Doxos

Quartodeciman Ramble

A couple of things:

According to the wiki (and we know how that goes) Melito of Sardis is a saint. As proof a link to an Orthodox website referring to “St Melito”. If anyone knows anything about this, let me know. True or not the Wiki reports that Melito’s feast day is 1 April. Coincidence being all things…

Sunset on 1 April 2007 is the beginning of 14 Nisan. Sunset on 2 April is the beginning of 15 Nisan.

Some authorities indicate that the ancient Quartodeciman communities fasted until 3PM on the 14th and feasted at Sundown… this would correspond near exactly to the Jewish Fast of the Firstborn on 14 Nisan followed by the Passover meal. Other maintain that the Qs feasted on the night of the 14th.

Without any first-hand knowledge on the topic, it seems that Praxis Asheville follows this second style (does that make them Pentadecimans?) I was also interested to learn that “Sabbatarian Church of God” groups, Messianic Jews and Jehovah’s Witnesses also use Quartodeciman systems.

Finally – the start of this ramble – Melito (Saint or Not) has left us a brilliant work in his Peri Pascha or “On Pascha”. I have a good translation here, published by St Vladamir’s Seminary Press but finally it is also available online. Some consider this to be one entire homily. Others suggest that, in fact, these are fragments of a Christian Haggada or service book for that community’s seder service.

8 Responses to “Quartodeciman Ramble”

Benjamin Andersen
March 31st, 2007 at 3:28 pm

The old Catholic Encyclopedia has an entry on “Saint Melito”, although he does not seem to appear in the old Roman Martyrology (I have no idea about the recently revised Martyrology).

peter
April 1st, 2007 at 12:59 am

The first place I thought to check was the old Catholic Encyclopedia that Ben mentioned. Then I grabbed my copy of the Prologue from Ohrid. Both of these sources confirm that St. Melito of Sardis (“Meliton” according to St. Nikolai) is commemorated on April 1. Oddly enough, neither GOARCH nor the OCA online festal calendar make mention of him, and the Antiochians simply link to the Prologue online.

Huw
April 1st, 2007 at 6:33 am

Thank Peter and Mike and Ben. I have the Prologue here… a mark of my my odd brain on sleeping days that I dind’t think to check it either.

Happy St Melito’s day!

Well. the Prologue is a little whitewashed:

2. St Melliton, Bishop of Sardis in Asia Minor.

A well-known pastor of the Church in the second century, he was a man of great learning and laboured to codify all the books of Holy Scripture. He laboured also in meekness and devotion to bring peace to the Church in Laodicea, involved in a quarrel about the celebration of Easter. Apart from this, he defended Christianity against the pagans. He travelled to Rome in about 170, bringing a written apologia on the Faith and the Christian Church to the Emperor Marcus Aurelius. St Meliton, this learned, devout and zealous man, entered peacefully into rest in the Lord in about 177.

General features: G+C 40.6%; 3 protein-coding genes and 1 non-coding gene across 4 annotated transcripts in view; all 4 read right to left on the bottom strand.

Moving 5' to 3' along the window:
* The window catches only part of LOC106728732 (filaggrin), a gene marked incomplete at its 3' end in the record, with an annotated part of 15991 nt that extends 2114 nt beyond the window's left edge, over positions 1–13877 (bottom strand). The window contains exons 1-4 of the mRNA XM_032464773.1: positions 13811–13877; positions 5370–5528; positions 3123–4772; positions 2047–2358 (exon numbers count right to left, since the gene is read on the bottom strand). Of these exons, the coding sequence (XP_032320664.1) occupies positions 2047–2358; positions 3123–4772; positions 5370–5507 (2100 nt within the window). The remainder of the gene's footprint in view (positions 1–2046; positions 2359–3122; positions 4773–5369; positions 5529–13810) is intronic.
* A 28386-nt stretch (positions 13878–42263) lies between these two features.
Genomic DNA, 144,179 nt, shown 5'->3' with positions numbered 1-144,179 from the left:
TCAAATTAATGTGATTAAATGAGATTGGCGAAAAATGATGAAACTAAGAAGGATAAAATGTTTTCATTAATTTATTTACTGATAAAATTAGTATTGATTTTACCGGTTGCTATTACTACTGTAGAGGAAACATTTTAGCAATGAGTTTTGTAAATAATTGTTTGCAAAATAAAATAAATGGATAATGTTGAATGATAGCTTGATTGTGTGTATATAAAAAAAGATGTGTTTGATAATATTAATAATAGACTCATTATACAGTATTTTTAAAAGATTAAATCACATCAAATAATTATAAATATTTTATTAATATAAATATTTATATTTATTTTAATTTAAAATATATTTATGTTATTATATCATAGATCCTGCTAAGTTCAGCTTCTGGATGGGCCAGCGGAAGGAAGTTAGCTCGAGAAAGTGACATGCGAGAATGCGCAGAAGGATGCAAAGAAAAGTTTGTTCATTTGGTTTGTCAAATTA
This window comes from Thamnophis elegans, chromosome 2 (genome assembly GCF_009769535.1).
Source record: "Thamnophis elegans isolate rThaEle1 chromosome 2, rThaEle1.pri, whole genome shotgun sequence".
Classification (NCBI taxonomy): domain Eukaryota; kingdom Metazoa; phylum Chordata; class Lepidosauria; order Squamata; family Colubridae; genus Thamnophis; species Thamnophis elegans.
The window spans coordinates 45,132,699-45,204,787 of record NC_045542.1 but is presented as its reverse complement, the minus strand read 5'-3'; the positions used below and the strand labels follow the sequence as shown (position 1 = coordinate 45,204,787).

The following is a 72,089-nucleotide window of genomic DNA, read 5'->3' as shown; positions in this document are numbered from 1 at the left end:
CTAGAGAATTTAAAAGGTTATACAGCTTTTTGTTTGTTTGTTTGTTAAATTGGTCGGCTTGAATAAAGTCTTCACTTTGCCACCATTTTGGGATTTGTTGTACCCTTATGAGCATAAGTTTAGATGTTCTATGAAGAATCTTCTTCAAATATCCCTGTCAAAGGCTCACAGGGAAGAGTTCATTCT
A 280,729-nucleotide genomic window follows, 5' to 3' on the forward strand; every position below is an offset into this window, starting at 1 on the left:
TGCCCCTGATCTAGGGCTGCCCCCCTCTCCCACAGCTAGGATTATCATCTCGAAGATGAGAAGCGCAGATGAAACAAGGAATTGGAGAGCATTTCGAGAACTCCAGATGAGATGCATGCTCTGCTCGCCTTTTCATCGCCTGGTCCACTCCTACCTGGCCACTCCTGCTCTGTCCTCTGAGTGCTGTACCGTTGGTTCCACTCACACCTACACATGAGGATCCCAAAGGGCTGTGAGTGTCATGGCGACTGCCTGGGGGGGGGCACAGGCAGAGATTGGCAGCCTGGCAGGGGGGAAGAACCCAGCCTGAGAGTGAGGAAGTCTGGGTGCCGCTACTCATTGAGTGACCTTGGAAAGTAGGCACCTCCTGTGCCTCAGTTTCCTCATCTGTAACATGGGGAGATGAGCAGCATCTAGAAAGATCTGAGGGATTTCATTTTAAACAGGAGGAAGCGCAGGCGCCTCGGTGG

Of course, he was on the “wrong” sidee.

Nevertheless, I shall add this to my mental banks.

Mike
April 1st, 2007 at 2:11 pm

I don’t think that’s a whitewash; nor do I think Melito was on the “wrong” side of anything. Even after the Easter controversies reached their boiling point, no one denied Melito’s sanctity, even though everyone knew how the early Fathers (and even the Apostles) lined up on the issue. It’s within the purview of Church authority to determine that believers should be united in the celebration of the key feast of the calendar, even if all the possible alternatives are technically valid. As in a healthy family, so in the Church. There are times when the bishops have to insist on unity. We don’t have all the data about the second-century disputes, but the dating of Easter may have been one of those circumstances, and it may have been representative of a larger constellation of issues.

Huw
April 1st, 2007 at 2:27 pm

Hi Mike:

I see nothing wrong with multiplicity: I think it’s an error on the part of various hierarchs at various times to insist (a) we all be the same; and (b) those who won’t are now outsiders. It’s equally an error to say ‘we all do the same therefore we are unified’ and also to say “we don’t do the same so we are disunified.’

And it is a little bit of a whitewash for two reasons to say ”
He laboured also in meekness and devotion to bring peace to the Church in Laodicea, involved in a quarrel about the celebration of Easter.”
(1) As from what we can tell the Quarto folks insisted they were right as well and to heck with the rest of the Church for wanting to change them.
(2) Melito didn’t have a say in the Paschal controversy as the excommunication from Pope Victor I came after Melito’s death… so in fact the Church was *at peace with multiple easter dates* during St Melito’s time.

To write the controversy back in time – and then say Melito was being humble (which I, perhaps mistakenly, read to imply he was on the “right side”) seems a little bit of a whitewash, especially since for many of the intended audience of this text (St Nikolai’s Prologue) this would have been the only reading in history they would have got.

Peter Gardner
April 1st, 2007 at 9:32 pm

Though it’s probably been said before, I just thought of this: might there be paralells between the Quartodeciman controversy and today’s calendar controversy?

Huw
April 2nd, 2007 at 9:51 am

Yes, Peter, I think so. I think the same arose again just before Nicea when the Jewish calendar was changed and even the standard paschal calculations (of the first Sunday after the Jewish feast) were tossed out and the current practise was adopted. It still took 200 years or so to get the main body of folks on the same page.